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Iowa: Trump with slight advantage in new Emerson poll


Emerson released the results of a new poll, in which respondents from Iowa were asked for whom they will vote: Republican Donald Trump or Democrat Hillary Clinton.

Historically, Iowa has been a purple state, in which neither the Democrats nor the Republicans have had overwhelming support to secure that state's electoral college votes. This is the reason why forecasts in this state are of particular value.

Emerson poll results




The results show that 39.0% of interviewees indicated that they would cast a ballot for former New York Senator Hillary Clinton, while 44.0% are going to vote for businessman Donald Trump.

The poll was conducted from August 31 to September 1 among 600 likely voters. Taking into account the poll's error margin of +/-3.9 percentage points, the results reflect a statistical tie.

Putting the results in context

As any other method, polls are subject to bias. In general, one should not put too much trust in the results of a single poll. Rather than trusting the results from single polls, the recommended strategy rely on combined polls or, even better, the combined PollyVote forecast that draws upon forecasts from different methods, each of which draws upon different data.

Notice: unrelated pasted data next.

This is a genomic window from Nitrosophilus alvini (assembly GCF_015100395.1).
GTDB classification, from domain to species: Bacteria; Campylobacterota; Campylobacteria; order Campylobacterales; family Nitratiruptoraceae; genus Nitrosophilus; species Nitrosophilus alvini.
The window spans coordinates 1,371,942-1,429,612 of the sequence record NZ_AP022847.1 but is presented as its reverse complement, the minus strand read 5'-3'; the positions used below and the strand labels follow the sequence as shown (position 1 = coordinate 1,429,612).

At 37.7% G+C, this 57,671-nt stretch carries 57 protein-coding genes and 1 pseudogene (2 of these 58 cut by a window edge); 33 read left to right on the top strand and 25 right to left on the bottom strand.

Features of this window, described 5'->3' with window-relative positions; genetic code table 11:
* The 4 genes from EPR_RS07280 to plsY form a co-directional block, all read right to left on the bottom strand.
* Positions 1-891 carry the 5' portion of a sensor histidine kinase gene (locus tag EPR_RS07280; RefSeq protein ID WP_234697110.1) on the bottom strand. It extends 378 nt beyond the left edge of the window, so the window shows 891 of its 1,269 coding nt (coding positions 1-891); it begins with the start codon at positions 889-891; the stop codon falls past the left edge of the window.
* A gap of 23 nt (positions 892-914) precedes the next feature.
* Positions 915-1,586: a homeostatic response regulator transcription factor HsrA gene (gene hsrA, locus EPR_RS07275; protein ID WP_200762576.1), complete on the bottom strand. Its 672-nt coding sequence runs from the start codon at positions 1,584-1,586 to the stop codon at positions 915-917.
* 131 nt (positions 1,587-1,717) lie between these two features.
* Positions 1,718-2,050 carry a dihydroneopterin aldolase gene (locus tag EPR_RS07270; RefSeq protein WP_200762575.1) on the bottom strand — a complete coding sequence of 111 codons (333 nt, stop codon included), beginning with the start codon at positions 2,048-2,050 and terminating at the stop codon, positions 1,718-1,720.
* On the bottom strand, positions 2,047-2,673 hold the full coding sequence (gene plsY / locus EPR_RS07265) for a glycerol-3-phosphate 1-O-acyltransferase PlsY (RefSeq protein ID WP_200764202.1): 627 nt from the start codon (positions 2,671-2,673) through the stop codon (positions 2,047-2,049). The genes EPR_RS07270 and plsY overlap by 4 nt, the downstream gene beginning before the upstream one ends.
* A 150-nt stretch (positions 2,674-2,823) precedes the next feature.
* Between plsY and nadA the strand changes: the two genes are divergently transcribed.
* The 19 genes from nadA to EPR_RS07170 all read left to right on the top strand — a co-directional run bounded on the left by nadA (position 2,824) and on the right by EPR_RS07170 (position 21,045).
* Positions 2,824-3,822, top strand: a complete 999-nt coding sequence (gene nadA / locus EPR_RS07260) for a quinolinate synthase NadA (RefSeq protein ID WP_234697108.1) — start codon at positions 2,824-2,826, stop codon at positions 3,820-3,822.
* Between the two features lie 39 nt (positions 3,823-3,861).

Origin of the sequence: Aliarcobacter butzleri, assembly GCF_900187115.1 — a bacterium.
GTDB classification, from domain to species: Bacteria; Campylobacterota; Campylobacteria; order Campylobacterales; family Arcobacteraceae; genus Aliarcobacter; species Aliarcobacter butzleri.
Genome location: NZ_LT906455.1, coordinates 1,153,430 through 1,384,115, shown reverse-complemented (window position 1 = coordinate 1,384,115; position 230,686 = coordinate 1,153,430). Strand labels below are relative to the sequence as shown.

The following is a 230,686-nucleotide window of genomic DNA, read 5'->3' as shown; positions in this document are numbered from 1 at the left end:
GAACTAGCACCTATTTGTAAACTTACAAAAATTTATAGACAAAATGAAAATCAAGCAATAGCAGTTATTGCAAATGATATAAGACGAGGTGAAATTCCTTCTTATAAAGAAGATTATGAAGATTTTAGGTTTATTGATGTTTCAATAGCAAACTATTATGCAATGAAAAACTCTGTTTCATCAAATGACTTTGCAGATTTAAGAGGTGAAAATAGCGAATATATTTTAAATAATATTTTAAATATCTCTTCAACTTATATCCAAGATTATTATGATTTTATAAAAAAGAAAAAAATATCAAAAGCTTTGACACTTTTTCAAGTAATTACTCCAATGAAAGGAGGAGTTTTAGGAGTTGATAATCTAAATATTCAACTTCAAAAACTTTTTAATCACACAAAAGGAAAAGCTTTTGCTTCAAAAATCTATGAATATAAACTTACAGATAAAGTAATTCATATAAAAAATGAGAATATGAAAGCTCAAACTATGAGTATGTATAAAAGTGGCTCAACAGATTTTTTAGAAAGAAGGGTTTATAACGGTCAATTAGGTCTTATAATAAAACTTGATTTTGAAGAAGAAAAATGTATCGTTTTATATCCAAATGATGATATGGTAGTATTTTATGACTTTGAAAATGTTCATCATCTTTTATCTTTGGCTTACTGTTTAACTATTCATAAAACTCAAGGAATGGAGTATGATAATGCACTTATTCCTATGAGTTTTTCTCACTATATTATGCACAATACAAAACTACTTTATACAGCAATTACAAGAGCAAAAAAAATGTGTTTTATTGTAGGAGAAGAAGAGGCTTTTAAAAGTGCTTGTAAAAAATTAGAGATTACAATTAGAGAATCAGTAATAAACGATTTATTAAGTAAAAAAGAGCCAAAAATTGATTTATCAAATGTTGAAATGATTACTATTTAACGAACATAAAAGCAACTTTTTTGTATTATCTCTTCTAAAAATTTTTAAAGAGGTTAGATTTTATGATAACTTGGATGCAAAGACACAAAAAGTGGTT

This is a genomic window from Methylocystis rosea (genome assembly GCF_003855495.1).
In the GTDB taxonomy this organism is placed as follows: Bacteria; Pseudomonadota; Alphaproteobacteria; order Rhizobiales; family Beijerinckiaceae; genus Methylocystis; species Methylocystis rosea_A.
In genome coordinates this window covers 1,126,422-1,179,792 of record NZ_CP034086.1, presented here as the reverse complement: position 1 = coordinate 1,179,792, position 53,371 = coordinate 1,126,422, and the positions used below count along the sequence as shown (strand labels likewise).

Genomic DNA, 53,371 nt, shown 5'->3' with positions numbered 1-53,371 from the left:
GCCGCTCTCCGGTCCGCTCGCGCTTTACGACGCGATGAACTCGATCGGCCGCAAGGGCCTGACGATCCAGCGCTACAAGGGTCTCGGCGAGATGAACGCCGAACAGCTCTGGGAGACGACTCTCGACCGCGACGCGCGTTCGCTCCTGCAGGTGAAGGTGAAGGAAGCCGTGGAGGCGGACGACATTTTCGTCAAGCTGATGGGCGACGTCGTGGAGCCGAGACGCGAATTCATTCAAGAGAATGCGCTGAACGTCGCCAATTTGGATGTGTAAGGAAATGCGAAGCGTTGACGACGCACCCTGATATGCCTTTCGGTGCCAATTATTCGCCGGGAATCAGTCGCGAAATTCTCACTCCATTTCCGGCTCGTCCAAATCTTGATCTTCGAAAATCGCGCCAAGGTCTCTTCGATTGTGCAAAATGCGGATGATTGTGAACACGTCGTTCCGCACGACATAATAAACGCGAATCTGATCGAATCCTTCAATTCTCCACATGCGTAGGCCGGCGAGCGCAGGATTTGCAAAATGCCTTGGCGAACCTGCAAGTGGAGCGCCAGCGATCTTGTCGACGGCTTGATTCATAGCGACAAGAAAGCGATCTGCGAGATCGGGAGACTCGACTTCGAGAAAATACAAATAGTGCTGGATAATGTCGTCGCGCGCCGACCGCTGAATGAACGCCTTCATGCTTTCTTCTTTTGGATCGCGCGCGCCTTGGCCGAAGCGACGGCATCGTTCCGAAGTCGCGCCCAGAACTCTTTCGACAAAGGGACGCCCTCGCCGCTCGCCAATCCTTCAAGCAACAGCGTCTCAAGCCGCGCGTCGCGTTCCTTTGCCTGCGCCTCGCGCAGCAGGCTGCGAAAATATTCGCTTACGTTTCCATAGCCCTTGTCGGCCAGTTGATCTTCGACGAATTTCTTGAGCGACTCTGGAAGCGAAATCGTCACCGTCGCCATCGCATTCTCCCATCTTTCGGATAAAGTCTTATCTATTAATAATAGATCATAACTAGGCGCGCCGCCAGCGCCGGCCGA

For the following comparison, we convert the candidates' raw poll numbers into two-party vote shares. The respective figures are 47.0% for Clinton and 53.0% for Trump.

Results vs. other polls

Looking at an average of Iowa polls, Trump's two-party vote share is currently at 50.5%. This value is 2.5 percentage points lower than her respective numbers in the Emerson poll. This difference is within the poll's sampling error, which suggests that the poll is not an outlier.

Results compared to the combined PollyVote forecast

The most recent PollyVote expects Trump to gain 48.4% of the two-party vote in Iowa. Hence, Polly's forecast is 4.6 points below her polling numbers. Again, a look at the poll's sampling error reveals that this deviation is significant.

This article was automatically generated by the PollyBot, which uses algorithms developed by AX Semantics to generate text from data stored in our API. The exact dataset underlying this particular article can be found here.

Please let us know if you find any typos, missing words, or grammatical errors. Your feedback helps us to further improve the quality of the texts.

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